A man accused of producing and selling heroin in New London, Conn., is gone, after the state gave him back his passport. He has twice missed his court dates, and has likely fled to the Dominican Republic.
Jacob Mena, 24, vanished some time after securing a $75,000 surety bond and his attorney arranged for his passport, seized by police, to be returned to him by court officials.
The bondsman who helped Mena secure the bond began asking Mena’s sister where he was after he missed his first court date on April 11. His sister replied: “He left,” adding he went on vacation in the Dominican Republic where their father lives. He told family he would be back in the States after his jaunt on April 20 but never came back.
Mena was charged in February with “possession of narcotics, possession of narcotics with intent to sell, possession of narcotics with intent to sell within 1,500 feet of a housing project, operating a drug factory, possession of drug paraphernalia and interfering with a search warrant,” according to Connecticut newspaper, The Day. Police reportedly seized 64 grams of heroin from his girlfriend’s apartment.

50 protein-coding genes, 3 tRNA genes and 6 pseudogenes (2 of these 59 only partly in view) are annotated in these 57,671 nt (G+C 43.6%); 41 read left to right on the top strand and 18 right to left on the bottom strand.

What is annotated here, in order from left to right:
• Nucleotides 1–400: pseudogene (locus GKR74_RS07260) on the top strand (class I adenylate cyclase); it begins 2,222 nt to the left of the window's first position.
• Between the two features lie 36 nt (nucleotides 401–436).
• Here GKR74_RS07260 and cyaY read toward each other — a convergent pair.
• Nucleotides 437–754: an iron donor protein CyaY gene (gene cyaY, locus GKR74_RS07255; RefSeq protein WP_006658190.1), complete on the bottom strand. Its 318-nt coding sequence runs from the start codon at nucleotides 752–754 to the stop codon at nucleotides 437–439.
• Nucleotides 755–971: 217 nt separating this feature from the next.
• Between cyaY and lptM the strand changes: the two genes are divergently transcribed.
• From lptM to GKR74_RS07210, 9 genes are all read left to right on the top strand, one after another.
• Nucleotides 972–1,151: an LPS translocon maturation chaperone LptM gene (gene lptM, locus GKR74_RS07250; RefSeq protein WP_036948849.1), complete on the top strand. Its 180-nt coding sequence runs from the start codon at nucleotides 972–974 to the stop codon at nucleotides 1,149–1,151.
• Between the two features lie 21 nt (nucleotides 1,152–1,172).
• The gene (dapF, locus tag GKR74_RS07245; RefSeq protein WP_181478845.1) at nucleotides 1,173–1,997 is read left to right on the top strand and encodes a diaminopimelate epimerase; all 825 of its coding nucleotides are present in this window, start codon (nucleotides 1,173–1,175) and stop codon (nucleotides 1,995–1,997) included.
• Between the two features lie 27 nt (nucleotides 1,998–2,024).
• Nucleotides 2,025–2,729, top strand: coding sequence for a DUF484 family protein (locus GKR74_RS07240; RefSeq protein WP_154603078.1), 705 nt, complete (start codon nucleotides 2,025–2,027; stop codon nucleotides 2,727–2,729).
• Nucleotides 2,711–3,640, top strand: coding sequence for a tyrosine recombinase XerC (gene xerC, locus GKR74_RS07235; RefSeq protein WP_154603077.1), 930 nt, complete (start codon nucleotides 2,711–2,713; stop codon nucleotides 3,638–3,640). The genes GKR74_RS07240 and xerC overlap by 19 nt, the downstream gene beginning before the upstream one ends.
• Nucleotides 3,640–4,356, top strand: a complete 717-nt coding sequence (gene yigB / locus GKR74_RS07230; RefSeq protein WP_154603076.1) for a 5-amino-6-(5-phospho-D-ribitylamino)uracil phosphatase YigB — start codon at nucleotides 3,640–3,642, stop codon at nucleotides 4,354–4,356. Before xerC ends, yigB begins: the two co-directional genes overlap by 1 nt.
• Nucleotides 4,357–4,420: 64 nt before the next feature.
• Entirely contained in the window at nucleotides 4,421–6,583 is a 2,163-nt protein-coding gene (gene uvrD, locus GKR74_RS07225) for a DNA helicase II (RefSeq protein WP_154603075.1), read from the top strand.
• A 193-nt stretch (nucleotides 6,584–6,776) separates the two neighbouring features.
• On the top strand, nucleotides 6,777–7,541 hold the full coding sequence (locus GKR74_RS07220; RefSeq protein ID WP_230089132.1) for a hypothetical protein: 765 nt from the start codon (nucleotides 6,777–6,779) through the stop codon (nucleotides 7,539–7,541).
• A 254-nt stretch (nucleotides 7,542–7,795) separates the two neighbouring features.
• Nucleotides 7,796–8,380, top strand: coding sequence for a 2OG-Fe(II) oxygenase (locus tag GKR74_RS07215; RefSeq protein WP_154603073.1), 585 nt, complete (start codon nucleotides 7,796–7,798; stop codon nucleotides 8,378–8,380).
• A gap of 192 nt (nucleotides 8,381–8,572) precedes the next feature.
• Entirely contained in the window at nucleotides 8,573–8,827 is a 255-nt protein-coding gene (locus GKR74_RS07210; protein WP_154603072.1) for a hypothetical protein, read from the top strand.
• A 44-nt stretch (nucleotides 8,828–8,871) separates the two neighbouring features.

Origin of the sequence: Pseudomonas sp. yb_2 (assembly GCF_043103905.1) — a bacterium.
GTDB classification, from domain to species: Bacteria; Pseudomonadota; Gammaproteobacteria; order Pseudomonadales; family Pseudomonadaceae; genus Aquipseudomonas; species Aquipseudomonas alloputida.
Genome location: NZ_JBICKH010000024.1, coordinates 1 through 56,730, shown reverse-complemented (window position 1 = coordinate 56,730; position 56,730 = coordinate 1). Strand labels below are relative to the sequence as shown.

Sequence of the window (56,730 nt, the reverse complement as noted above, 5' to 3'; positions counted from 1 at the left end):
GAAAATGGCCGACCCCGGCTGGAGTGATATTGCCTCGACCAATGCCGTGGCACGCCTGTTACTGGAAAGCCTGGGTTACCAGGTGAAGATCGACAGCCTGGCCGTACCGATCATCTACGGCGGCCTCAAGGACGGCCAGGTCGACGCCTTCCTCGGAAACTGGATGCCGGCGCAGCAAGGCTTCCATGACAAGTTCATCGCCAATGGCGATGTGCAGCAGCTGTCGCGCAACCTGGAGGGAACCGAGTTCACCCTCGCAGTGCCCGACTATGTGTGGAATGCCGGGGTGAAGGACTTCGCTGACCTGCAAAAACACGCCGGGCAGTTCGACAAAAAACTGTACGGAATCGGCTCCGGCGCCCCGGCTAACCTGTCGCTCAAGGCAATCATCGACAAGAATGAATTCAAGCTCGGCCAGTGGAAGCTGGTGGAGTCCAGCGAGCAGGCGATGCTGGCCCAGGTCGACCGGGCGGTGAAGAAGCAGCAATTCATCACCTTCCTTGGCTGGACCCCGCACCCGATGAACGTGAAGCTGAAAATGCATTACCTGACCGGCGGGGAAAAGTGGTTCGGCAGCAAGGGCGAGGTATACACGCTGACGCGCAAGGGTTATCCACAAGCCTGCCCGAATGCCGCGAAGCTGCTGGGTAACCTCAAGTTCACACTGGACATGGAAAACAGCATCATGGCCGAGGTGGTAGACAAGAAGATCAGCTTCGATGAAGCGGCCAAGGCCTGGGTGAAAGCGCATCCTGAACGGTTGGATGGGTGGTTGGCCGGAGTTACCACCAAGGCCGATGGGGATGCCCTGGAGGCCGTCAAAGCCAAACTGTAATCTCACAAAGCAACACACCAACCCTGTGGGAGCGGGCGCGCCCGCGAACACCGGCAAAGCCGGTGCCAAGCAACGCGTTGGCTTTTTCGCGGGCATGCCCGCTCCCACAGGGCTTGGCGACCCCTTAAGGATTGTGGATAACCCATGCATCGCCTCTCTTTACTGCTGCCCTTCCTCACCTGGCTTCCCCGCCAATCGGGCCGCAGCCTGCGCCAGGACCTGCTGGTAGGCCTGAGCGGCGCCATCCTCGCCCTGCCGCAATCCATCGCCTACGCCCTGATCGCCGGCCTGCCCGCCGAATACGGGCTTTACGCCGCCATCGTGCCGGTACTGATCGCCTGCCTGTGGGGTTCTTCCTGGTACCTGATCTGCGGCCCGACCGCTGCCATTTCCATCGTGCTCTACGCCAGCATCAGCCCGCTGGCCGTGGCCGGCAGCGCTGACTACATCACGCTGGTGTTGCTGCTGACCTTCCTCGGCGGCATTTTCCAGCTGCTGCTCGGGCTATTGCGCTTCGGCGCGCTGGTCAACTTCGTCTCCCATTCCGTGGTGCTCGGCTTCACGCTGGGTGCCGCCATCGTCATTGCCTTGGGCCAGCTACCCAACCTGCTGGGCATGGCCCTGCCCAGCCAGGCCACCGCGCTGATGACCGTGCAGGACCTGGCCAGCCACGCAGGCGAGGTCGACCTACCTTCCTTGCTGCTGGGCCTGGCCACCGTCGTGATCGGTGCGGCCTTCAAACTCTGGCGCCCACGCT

His U.S. immigration status is unclear.
Also arrested with Mena were Clifton Barrows, 39, and Robert Piscitello, 35 — also charged with possession of narcotics, possession of narcotics with intent to sell, possession of narcotics with intent to sell within 1,500 feet, along with two others. Police seized a total of 307 grams of heroin.
The news comes as a heroin epidemic rages and Democratic Connecticut Gov. Dannel Malloy implemented sweeping changes to Connecticut drug laws to greatly reduce penalties for possession. That could possibly help the accused, should they plead to lesser charges.
Republicans leaders in Congress are also working hard to pass an White House-backed rewrite of sentencing rules that is being dubbed by critics as a “jailbreak” bill.
The bill would retroactively slash the sentences of “high-level repeat drug offenders,” who are convicts guilty of trafficking over a kilogram or more of heroin.
More than half a million Americans have died from drug overdoses in the past decade, largely thanks to heroin and other opiates. Overdoses killed 47,055 in 2014 alone, more than every before in U.S. history.
The “rehabilitate and release” strategy pursued by both parties hasn’t been embraced by the public, however. Crime, law, and order have emerged as a major theme of the 2016 election cycle as violent crime soars and voters, especially minorities, identify it as one of their greatest worries.